• 1 pound peeled pineapple, cut into 1/2-inch slices (3 cups; see Tip)
  • 1/2 cup coarsely chopped pecans

For the Cake:

  • 1/2 cup unsalted butter, melted and cooled, plus more for greasing
  • 1 cup (200 grams) sugar
  • 1 tablespoon vanilla extract
  • 1 teaspoon finely grated lemon zest
  • 2 large eggs, at room temperature
  • 1/2 cup (118 milliliters) sour cream or plain whole-milk yogurt
  • 1 1/2 teaspoons baking powder
  • 1/4 teaspoon baking soda
  • 3/4 teaspoon fine sea salt
  • 1 1/2 cups (195 grams) all-purpose flour

Preparation

1. Heat oven to 350 degrees.

2. Make the topping: In an oven-safe 10-inch skillet, melt butter over medium heat. Add the brown sugar, lemon juice and salt, and whisk until the brown sugar melts, 1 to 2 minutes.

3. Let cook, whisking constantly, until the mixture starts to smell like caramel and darkens slightly, about 1 minute longer. (Don’t walk away or the mixture may burn.) The mixture will clump and separate, but that’s OK.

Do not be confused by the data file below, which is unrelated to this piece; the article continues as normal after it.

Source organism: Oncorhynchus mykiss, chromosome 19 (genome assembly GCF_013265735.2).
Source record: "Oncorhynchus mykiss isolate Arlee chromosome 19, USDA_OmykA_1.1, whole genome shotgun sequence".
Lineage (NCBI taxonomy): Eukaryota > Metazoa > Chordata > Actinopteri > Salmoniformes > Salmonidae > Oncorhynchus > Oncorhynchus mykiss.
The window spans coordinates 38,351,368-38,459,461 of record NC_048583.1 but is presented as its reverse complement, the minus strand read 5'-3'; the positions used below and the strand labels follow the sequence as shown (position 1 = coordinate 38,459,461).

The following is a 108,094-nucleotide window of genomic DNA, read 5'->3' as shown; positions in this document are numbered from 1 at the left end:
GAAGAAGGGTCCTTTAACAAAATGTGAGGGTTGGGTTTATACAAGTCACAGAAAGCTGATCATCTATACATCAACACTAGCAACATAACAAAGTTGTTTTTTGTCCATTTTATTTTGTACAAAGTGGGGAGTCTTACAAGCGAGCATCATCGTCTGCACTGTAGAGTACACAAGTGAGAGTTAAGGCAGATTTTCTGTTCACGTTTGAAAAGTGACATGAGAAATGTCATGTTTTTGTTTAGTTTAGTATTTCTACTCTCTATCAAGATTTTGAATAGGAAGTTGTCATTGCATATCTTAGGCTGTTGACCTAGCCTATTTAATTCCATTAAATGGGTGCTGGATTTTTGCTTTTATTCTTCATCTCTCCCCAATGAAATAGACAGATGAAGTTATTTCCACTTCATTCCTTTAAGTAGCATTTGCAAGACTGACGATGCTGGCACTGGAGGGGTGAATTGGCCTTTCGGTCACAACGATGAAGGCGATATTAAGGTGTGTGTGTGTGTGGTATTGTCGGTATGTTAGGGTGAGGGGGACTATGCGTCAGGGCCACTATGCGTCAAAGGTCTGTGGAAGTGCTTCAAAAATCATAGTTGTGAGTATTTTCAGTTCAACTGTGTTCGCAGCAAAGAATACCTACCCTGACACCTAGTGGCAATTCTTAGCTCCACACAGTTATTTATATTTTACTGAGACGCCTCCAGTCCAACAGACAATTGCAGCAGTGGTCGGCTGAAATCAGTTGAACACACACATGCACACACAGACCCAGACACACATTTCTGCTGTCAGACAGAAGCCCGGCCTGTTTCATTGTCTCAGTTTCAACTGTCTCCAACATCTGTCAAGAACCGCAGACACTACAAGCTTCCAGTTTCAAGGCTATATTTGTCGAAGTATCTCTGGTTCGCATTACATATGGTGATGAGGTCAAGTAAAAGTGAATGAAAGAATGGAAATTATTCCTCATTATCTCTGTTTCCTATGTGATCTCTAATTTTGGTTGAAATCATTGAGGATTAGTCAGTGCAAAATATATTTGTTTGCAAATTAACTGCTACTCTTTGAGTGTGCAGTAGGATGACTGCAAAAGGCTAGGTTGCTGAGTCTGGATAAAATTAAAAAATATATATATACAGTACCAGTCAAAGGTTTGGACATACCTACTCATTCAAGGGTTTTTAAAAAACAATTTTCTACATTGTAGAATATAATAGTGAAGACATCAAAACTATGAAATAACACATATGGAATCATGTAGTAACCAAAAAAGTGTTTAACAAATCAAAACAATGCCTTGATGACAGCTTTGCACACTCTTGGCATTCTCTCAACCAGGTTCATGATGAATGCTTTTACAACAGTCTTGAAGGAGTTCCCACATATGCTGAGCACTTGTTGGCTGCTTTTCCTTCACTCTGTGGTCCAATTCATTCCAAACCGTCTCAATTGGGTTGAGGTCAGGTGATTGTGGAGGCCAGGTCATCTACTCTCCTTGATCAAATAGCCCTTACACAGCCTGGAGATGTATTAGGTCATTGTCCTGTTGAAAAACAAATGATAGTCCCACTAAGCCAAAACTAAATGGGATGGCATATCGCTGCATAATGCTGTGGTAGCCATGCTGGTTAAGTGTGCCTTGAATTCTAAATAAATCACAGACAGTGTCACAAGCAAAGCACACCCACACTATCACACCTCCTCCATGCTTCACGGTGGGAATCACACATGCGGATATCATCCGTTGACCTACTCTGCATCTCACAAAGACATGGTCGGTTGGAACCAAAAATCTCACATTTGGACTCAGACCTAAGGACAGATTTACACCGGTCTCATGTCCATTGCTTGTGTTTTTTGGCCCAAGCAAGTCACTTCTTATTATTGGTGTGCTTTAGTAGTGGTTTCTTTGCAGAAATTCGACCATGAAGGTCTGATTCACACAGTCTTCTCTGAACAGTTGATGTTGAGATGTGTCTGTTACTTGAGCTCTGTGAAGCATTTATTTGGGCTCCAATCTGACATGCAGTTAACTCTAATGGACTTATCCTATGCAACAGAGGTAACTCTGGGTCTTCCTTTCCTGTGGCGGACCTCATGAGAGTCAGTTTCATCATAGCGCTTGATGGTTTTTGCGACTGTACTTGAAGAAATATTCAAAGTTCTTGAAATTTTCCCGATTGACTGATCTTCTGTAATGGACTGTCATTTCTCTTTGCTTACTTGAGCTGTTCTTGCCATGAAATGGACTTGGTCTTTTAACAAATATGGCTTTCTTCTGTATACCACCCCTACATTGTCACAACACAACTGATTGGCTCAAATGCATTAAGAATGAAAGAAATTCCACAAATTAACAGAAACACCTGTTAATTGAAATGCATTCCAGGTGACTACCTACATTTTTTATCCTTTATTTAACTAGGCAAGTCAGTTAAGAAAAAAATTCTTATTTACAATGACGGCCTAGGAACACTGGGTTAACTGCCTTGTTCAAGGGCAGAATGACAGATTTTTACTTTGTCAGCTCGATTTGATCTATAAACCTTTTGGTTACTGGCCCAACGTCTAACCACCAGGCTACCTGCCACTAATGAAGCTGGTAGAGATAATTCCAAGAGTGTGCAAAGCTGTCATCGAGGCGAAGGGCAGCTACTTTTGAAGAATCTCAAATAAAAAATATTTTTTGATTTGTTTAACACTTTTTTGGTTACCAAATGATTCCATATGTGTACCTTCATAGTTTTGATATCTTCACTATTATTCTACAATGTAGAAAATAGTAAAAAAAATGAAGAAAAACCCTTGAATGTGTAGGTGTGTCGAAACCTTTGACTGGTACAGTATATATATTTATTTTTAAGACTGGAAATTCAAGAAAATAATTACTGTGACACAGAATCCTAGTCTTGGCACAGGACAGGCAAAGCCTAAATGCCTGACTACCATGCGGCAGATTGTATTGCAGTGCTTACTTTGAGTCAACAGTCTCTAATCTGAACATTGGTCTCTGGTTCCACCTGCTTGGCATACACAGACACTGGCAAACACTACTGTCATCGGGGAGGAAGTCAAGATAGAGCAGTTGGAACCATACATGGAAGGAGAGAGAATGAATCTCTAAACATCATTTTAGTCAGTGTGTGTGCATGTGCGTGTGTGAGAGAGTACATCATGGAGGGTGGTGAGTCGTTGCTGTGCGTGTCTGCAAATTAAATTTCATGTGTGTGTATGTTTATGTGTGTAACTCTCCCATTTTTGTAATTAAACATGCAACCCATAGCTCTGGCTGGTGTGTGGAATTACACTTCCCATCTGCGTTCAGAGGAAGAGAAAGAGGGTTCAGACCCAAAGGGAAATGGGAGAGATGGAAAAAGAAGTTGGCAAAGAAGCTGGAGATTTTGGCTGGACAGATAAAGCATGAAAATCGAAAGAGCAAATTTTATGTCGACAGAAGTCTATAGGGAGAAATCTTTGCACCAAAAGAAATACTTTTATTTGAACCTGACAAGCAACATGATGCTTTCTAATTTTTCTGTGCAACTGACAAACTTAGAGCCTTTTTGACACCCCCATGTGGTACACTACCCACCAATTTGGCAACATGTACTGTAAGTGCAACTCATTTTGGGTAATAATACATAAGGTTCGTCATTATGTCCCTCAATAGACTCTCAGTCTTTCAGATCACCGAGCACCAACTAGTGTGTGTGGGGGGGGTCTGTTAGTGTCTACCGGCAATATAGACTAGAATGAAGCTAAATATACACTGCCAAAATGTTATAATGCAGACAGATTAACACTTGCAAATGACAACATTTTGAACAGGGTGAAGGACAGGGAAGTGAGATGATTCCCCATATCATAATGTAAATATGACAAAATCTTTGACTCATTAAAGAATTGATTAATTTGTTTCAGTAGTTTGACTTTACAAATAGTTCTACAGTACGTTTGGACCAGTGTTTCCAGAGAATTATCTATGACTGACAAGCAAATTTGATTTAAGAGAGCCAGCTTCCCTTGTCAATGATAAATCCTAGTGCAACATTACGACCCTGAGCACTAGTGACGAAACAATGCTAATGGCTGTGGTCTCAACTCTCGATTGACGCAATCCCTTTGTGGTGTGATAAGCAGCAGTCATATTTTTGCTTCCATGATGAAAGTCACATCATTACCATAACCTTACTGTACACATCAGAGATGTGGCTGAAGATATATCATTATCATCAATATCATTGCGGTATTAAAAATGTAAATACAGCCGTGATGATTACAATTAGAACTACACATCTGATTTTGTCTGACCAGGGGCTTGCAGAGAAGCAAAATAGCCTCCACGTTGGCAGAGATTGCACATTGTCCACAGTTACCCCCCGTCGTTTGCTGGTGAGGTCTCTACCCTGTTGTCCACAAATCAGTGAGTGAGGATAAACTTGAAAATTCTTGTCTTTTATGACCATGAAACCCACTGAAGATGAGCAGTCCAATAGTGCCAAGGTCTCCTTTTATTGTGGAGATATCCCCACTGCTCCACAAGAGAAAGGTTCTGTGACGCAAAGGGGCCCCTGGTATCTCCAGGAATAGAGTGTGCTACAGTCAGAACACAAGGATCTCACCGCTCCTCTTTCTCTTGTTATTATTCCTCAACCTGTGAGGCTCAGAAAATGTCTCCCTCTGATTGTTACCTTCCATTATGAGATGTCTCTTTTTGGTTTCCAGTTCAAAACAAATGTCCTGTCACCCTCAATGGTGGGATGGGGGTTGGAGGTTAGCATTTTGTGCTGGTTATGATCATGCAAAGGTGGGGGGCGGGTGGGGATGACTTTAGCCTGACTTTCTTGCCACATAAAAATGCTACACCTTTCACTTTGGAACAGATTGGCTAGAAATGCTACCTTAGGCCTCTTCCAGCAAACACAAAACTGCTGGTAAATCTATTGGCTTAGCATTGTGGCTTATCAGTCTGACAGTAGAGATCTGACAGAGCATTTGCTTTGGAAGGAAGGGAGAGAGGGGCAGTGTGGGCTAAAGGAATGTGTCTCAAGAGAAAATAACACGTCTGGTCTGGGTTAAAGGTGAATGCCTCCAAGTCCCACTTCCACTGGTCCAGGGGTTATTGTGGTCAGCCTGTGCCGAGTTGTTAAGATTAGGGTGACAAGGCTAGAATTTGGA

4. Add fruit and nuts, gently tossing to coat with the caramel. Remove from heat and arrange fruit into an even layer on bottom of skillet. Ignore any sugar clumps; they will dissolve during baking.

5. Make the cake: In a large bowl, whisk together the melted butter, sugar, vanilla and lemon zest until thoroughly combined. Whisk in eggs, one at a time. Add sour cream and whisk until well mixed. Sprinkle baking powder, baking soda and salt into the batter, one at a time, and whisking vigorously after each addition. Using a rubber spatula, gently fold in flour until just incorporated. The mixture will be lumpy, but that’s OK. Don’t overmix. Scrape batter into the skillet over the fruit and spread evenly.

6. Bake until surface is deeply browned all over (with darker brown edges) and the fruit is lightly bubbling along the sides of the skillet, about 35 to 45 minutes, rotating halfway through. A toothpick inserted into cake will come out clean.